Therapists valued both effectiveness and responsiveness of treatments—features that were best balanced using a modular treatment design with an intermediate level of flexibility. For treatments to be effective and sustained in practice settings, treatment developers should consider design features that increase the appeal to the therapists who are ultimately responsible for using them.
Effects of a Combined Parent–Student Alcohol Prevention Program on Intermediate Factors and Adolescents’ Drinking Behavior: A
Sequential Mediation Model
Ina M. Koning, Marija Maric, David MacKinnon, and Wilma A. M. Vollebergh http://dx.doi.org/10.1037/a0039197
This study suggests that the maximum delay in adolescent drinking behavior can best be achieved by (a) targeting both parents and adolescents; and (b) ideally, changing parenting behavior prior to changing adolescents’ self-control.
Evidence-Based Preventive Intervention for Preadolescent Aggressive Children: One-Year Outcomes Following Randomization to Group
Versus Individual Delivery John E. Lochman, Thomas J. Dishion, Nicole P. Powell, Caroline L. Boxmeyer, Lixin Qu, and Meghann Sallee http://dx.doi.org/10.1037/ccp0000030
This study finds that group formats for aggressive children can limit intervention effects in school settings for some children.
Effectiveness Trial of an Indicated Cognitive–Behavioral Group Adolescent Depression Prevention Program Versus Bibliotherapy and
Brochure Control at 1- and 2-Year Follow-Up
Paul Rohde, Eric Stice, Heather Shaw, and Jeff M. Gau http://dx.doi.org/10.1037/ccp0000022
This study is the first to compare 2 CB adolescent depression prevention interventions with a minimal intervention control in real-world settings. The brief CB group program appeared more effective in preventing adolescent MDD than a bibliotherapy approach, but was not superior to an educational brochure, suggesting that more refinements are needed to effectively deliver evidence-based prevention outside of tightly controlled research trials.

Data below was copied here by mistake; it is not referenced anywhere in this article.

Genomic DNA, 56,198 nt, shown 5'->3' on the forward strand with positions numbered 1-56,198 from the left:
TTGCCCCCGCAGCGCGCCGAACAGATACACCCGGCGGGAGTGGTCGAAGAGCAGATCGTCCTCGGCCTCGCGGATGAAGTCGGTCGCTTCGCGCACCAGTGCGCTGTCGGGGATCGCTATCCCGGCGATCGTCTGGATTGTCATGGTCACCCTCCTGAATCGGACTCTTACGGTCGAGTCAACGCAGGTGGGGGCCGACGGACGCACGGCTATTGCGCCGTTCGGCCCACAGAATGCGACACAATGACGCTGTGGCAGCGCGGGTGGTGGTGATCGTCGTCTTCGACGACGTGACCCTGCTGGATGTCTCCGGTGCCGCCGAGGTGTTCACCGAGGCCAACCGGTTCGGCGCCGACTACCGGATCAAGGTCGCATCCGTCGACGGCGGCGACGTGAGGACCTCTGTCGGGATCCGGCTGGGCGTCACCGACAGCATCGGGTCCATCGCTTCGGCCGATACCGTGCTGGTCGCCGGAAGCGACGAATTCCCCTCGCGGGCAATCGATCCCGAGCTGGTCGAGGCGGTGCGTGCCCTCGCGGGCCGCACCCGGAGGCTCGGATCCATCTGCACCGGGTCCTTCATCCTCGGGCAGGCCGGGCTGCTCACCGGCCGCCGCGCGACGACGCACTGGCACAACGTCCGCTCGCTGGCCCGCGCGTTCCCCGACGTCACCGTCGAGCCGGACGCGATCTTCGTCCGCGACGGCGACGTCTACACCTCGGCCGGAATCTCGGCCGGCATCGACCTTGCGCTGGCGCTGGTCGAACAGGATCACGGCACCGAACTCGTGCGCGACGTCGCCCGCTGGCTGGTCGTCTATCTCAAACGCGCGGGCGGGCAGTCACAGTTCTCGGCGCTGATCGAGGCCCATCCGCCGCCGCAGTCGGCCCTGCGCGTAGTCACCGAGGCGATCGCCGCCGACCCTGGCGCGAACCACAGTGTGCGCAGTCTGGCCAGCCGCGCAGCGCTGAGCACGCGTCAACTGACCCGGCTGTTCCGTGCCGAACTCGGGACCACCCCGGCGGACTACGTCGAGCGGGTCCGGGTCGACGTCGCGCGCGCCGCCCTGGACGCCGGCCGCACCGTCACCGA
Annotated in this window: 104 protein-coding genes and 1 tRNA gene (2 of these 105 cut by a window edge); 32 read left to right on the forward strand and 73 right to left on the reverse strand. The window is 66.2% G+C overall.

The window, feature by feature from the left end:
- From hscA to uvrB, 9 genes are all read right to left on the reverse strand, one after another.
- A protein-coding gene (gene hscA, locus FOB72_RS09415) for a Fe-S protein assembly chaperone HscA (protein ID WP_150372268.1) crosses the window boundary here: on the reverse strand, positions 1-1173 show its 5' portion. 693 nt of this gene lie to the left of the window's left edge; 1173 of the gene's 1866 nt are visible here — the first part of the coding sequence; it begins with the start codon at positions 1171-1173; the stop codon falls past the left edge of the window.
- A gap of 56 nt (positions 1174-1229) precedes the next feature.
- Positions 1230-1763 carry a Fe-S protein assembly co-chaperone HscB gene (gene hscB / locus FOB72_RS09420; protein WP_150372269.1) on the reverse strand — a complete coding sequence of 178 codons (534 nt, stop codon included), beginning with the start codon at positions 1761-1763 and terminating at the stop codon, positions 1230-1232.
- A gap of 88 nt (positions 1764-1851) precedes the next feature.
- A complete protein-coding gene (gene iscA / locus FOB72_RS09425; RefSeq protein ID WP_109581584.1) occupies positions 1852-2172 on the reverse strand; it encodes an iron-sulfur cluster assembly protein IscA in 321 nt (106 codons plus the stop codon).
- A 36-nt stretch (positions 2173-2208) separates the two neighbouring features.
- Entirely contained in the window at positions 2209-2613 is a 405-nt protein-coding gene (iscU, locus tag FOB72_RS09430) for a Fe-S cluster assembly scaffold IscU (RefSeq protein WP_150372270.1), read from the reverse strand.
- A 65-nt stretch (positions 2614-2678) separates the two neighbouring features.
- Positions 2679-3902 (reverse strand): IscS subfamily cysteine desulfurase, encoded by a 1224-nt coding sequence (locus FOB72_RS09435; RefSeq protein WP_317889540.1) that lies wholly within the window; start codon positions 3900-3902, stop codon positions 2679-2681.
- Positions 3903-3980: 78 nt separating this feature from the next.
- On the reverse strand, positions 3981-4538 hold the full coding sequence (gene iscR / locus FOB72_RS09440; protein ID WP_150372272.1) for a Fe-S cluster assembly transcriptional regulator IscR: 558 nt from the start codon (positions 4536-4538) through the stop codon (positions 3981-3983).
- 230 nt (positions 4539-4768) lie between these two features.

The Effectiveness of Clinician Feedback in the Treatment of Depression in the Community Mental Health System
Mary Beth Connolly Gibbons, John E. Kurtz, Donald L. Thompson, Rachel A. Mack, Jacqueline K. Lee, Aileen Rothbard, Susan V. Eisen,
Robert Gallop, and Paul Crits-Christoph http://dx.doi.org/10.1037/a0039302
This study suggests that therapist performance feedback is an effective intervention for the treatment of depression in the community mental health setting.
Cognitive–Behavioral Therapy (CBT) Versus Acceptance and Commitment Therapy (ACT) for Dementia Family Caregivers With
Significant Depressive Symptoms: Results of a Randomized Clinical Trial
Andre´s Losada, Marı´a Ma´rquez-Gonza´lez, Rosa Romero-Moreno, Brent T. Mausbach, Javier Lo´pez, Virginia Ferna´ndez-Ferna´ndez, and
Celia Nogales-Gonza´lez http://dx.doi.org/10.1037/ccp0000028
One of every four dementia caregivers treated with acceptance and commitment therapy (ACT) or cognitive– behavioral therapy (CBT) shows a clinically significant reduction in depressive and anxiety symptoms at postintervention as compared with caregivers in the control group.
The findings suggest that adding booster sessions may consolidate the outcomes of brief ACT and CBT interventions for dementia caregivers.
ACT may be an appropriate alternative to CBT for helping dementia caregivers with high depressive symptoms.